“I ended up treating my child by myself. Why all these HMOs everywhere? Every hospital that you visit, they keep telling you, HMO, HMO; why must it be so?,” she stated.

The committee abruptly stopped taking submissions from the enrollees in a bid to bring the mounting tension among them under control.

When the committee asked the HMOs to make their final submission, their representative, Dr. Lekan Ewenla, said the organisations were “victims of blackmail.”

“All that is happening here today is an attempt to blackmail the HMOs. Seventy per cent of the N381bn or whatever billions being quoted here went to the hospitals, the healthcare providers,” Ewenla insisted.

However, the Executive Secretary of the NHIS, Prof. Yusuf Usman, made more allegations, accusing the HMOs of collecting N60bn in the last 12 years as “administrative fees alone.”

Usman also insisted that he would no longer release funds to the HMOs three months ahead, but monthly, so that he could monitor their compliance status on payments to healthcare providers.

The committee chairman, Okafor, interjected to say, “If the law says three months, and now you are saying one month, it is an offence. You will go to jail.”

As the session ended, the executive secretary made to shake hands with some representatives of the HMOs, but they turned him down. They were still in rage, accusing Usman of blackmailing them.

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Court refuses to dismiss $1.6bn fraud charges against Omokore, others

Ade Adesomoju, Abuja

The Federal High Court in Abuja on Thursday rejected an application seeking an order dismissing the $1.6bn fraud charges instituted against Jide Omokore, an ally of a former Petroleum Minister, Mrs. Diezani Alison-Madueke, and others.

In a bench ruling delivered shortly after hearing the application on Thursday, Justice Nnamdi Dimgba also specifically refused to strike out an additional proof of evidence exhibiting the statement made to the EFCC by an additional proposed prosecution witness on June 7, 2017.

The application filed by the fifth defendant in the case, Abiye Membere, was anchored on the contention that the act of the EFCC obtaining a witness’ statement about one year into the trial and when two prosecution witnesses had concluded their testimonies, constituted an abuse of court processes.

The case was commenced in July 2016.

In his ruling, Justice Dimgba held that an alleged violation of the Federal High Court’s Practice Direction on Criminal Matters as argued by Membere’s lawyer, could not rob the court of its jurisdiction to hear a criminal case.

The judge held that the jurisdiction to hear a criminal case was donated to the court by the statute prescribing the offences on which the defendants were being tried and not the practice direction.

He said by virtue of the provisions of the Advance Fee Fraud and other related Offences Act and the Money Laundering (Prohibition) Act, the court had been conferred with the jurisdiction to hear the case which involved offences of advance free fraud and money laundering preferred against the defendants.

He also held that Section 379(2) of the Administration of Criminal Justice Act 2015, cited by the applicant, allowed the prosecution to file an additional proof evidence at any stage of the trial.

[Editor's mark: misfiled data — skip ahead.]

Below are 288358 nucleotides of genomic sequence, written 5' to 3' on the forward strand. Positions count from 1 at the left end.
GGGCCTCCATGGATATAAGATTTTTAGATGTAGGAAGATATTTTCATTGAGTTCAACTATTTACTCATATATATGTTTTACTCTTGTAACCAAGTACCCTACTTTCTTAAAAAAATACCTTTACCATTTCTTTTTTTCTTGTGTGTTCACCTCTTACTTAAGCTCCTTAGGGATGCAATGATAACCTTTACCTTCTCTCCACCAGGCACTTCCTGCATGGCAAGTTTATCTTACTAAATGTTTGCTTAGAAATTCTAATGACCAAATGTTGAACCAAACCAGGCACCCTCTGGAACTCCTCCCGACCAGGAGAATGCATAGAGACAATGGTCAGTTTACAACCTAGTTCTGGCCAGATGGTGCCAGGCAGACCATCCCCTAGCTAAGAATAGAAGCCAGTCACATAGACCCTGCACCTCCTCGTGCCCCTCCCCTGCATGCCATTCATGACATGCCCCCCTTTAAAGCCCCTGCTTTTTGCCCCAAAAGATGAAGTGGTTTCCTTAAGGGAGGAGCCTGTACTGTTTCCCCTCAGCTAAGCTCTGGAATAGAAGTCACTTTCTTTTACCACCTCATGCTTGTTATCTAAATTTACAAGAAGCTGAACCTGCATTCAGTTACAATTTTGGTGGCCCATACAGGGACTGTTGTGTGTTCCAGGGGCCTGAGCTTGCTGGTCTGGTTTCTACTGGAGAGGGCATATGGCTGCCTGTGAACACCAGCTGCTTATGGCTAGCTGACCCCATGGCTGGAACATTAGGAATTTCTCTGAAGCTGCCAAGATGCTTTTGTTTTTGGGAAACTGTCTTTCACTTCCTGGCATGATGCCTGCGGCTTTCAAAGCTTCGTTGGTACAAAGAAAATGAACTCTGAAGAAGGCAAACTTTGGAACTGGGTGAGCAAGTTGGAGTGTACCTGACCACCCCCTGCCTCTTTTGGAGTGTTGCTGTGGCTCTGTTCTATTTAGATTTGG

He added that the law did not limit the prosecution to specific types of additional evidence either documentary or oral that could be filed in court in the course of the trial.

He held that to interpret the laws “as construed” by the defendant would violate the said Section 379(2) of the ACJA and would create a “judicial clog” in the procedure of prosecution established by the law.

He added that the remedy available to the defendants was not to ask for the dismissal of the charges but to request more time to enable him to study the newly-filed document.

“I’m of the view that this application is not deserving to be granted and it is accordingly dismissed,” the judge ruled.

Apart from Omokore and Membere, other defendants in the case are Victor Briggs and David Mbanefo.

Two of Omokore’s companies, Atlantic Energy Brass Development Limited and Atlantic Energy Drilling Concepts Limited, are also part of the defendants.

The EFCC is prosecuting the defendants on nine counts of criminal diversion of about $1.6bn alleged to be part of proceeds of the sales of petroleum products belonging to the Federal Government.

Part of the offences were said to be contrary to Section 1 (1) (b) of the Advance Fee Fraud and Other Fraud Related Offences Act and punishable under Section 1(3) of the same Act.

Arguing the application on Thursday, Membere’s lawyer, Mr. Folabi Kuti, prayed for an order dismissing the charges and setting aside the proceedings.

He asked the court to, in the alternative, strike out the additional proof of evidence dated June 9, 2017 containing a witness’ statement dated June 7, 2017, filed by the prosecution.

He argued that the act of the prosecution constituted an abuse of court process and negated the principle of the Administration of Criminal Justice Act.

In response, the prosecuting counsel, Mr. Rotimi Jacobs (SAN), argued that the application was “based on a false premise.”

After dismissing the application, Justice Dimgba fixed July 5 for continuation of trial.

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Amaechi’s wife didn’t extort money from us – Ex-Rivers LG bosses

Chukwudi Akasike, Port Harcourt

FORMER local government chairmen and commissioners in Rivers State during the administration of Mr. Rotimi Amaechi, have faulted a statement credited to Governor Nyesom Wike that the wife of the ex-governor extorted money from them.